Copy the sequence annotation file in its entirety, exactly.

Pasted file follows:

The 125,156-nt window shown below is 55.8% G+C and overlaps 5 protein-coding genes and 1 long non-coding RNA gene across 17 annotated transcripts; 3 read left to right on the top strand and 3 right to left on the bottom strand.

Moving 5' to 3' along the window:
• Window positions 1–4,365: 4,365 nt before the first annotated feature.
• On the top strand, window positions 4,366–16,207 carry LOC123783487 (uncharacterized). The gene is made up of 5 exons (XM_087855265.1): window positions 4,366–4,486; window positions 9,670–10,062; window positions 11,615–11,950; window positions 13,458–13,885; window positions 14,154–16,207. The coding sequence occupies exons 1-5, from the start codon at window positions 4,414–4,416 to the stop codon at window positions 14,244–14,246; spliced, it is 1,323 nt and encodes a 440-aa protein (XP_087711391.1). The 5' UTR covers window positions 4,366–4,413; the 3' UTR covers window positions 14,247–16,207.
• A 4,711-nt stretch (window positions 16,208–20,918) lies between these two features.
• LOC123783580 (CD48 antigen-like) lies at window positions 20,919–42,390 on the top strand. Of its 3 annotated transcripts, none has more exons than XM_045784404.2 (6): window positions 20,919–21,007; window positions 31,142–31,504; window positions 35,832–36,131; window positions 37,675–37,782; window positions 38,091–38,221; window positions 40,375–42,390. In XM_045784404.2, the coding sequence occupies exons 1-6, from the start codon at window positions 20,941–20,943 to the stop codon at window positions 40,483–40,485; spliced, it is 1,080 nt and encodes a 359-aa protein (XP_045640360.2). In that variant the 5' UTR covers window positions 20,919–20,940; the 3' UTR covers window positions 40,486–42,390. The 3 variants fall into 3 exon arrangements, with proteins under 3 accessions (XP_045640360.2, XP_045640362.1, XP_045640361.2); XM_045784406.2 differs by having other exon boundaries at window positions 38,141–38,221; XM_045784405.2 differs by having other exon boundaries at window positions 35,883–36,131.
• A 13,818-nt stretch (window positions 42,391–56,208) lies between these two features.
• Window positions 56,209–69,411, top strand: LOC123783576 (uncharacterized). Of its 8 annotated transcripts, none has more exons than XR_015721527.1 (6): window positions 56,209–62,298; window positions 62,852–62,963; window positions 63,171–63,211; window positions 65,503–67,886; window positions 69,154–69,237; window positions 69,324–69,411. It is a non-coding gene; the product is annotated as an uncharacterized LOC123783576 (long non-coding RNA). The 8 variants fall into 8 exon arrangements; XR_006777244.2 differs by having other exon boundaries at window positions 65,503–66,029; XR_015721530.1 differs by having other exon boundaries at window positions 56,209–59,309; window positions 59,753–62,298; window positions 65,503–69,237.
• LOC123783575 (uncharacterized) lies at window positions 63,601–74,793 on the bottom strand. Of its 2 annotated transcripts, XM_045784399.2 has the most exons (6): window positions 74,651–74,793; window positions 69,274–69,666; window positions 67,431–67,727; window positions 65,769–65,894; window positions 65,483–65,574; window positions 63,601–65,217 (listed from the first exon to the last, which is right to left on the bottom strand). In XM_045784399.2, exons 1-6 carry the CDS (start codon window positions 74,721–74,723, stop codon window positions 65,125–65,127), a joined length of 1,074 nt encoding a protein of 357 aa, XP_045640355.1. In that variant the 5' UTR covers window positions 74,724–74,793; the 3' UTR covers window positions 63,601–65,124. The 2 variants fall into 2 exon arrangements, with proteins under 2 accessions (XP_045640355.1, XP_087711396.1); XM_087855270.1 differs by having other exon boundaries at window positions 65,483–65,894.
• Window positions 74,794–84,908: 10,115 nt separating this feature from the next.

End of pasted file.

The 125,156-nt window shown below is 55.8% G+C and overlaps 5 protein-coding genes and 1 long non-coding RNA gene across 17 annotated transcripts; 3 read left to right on the top strand and 3 right to left on the bottom strand.

Moving 5' to 3' along the window:
• Window positions 1–4,365: 4,365 nt before the first annotated feature.
• On the top strand, window positions 4,366–16,207 carry LOC123783487 (uncharacterized). The gene is made up of 5 exons (XM_087855265.1): window positions 4,366–4,486; window positions 9,670–10,062; window positions 11,615–11,950; window positions 13,458–13,885; window positions 14,154–16,207. The coding sequence occupies exons 1-5, from the start codon at window positions 4,414–4,416 to the stop codon at window positions 14,244–14,246; spliced, it is 1,323 nt and encodes a 440-aa protein (XP_087711391.1). The 5' UTR covers window positions 4,366–4,413; the 3' UTR covers window positions 14,247–16,207.
• A 4,711-nt stretch (window positions 16,208–20,918) lies between these two features.
• LOC123783580 (CD48 antigen-like) lies at window positions 20,919–42,390 on the top strand. Of its 3 annotated transcripts, none has more exons than XM_045784404.2 (6): window positions 20,919–21,007; window positions 31,142–31,504; window positions 35,832–36,131; window positions 37,675–37,782; window positions 38,091–38,221; window positions 40,375–42,390. In XM_045784404.2, the coding sequence occupies exons 1-6, from the start codon at window positions 20,941–20,943 to the stop codon at window positions 40,483–40,485; spliced, it is 1,080 nt and encodes a 359-aa protein (XP_045640360.2). In that variant the 5' UTR covers window positions 20,919–20,940; the 3' UTR covers window positions 40,486–42,390. The 3 variants fall into 3 exon arrangements, with proteins under 3 accessions (XP_045640360.2, XP_045640362.1, XP_045640361.2); XM_045784406.2 differs by having other exon boundaries at window positions 38,141–38,221; XM_045784405.2 differs by having other exon boundaries at window positions 35,883–36,131.
• A 13,818-nt stretch (window positions 42,391–56,208) lies between these two features.
• Window positions 56,209–69,411, top strand: LOC123783576 (uncharacterized). Of its 8 annotated transcripts, none has more exons than XR_015721527.1 (6): window positions 56,209–62,298; window positions 62,852–62,963; window positions 63,171–63,211; window positions 65,503–67,886; window positions 69,154–69,237; window positions 69,324–69,411. It is a non-coding gene; the product is annotated as an uncharacterized LOC123783576 (long non-coding RNA). The 8 variants fall into 8 exon arrangements; XR_006777244.2 differs by having other exon boundaries at window positions 65,503–66,029; XR_015721530.1 differs by having other exon boundaries at window positions 56,209–59,309; window positions 59,753–62,298; window positions 65,503–69,237.
• LOC123783575 (uncharacterized) lies at window positions 63,601–74,793 on the bottom strand. Of its 2 annotated transcripts, XM_045784399.2 has the most exons (6): window positions 74,651–74,793; window positions 69,274–69,666; window positions 67,431–67,727; window positions 65,769–65,894; window positions 65,483–65,574; window positions 63,601–65,217 (listed from the first exon to the last, which is right to left on the bottom strand). In XM_045784399.2, exons 1-6 carry the CDS (start codon window positions 74,721–74,723, stop codon window positions 65,125–65,127), a joined length of 1,074 nt encoding a protein of 357 aa, XP_045640355.1. In that variant the 5' UTR covers window positions 74,724–74,793; the 3' UTR covers window positions 63,601–65,124. The 2 variants fall into 2 exon arrangements, with proteins under 2 accessions (XP_045640355.1, XP_087711396.1); XM_087855270.1 differs by having other exon boundaries at window positions 65,483–65,894.
• Window positions 74,794–84,908: 10,115 nt separating this feature from the next.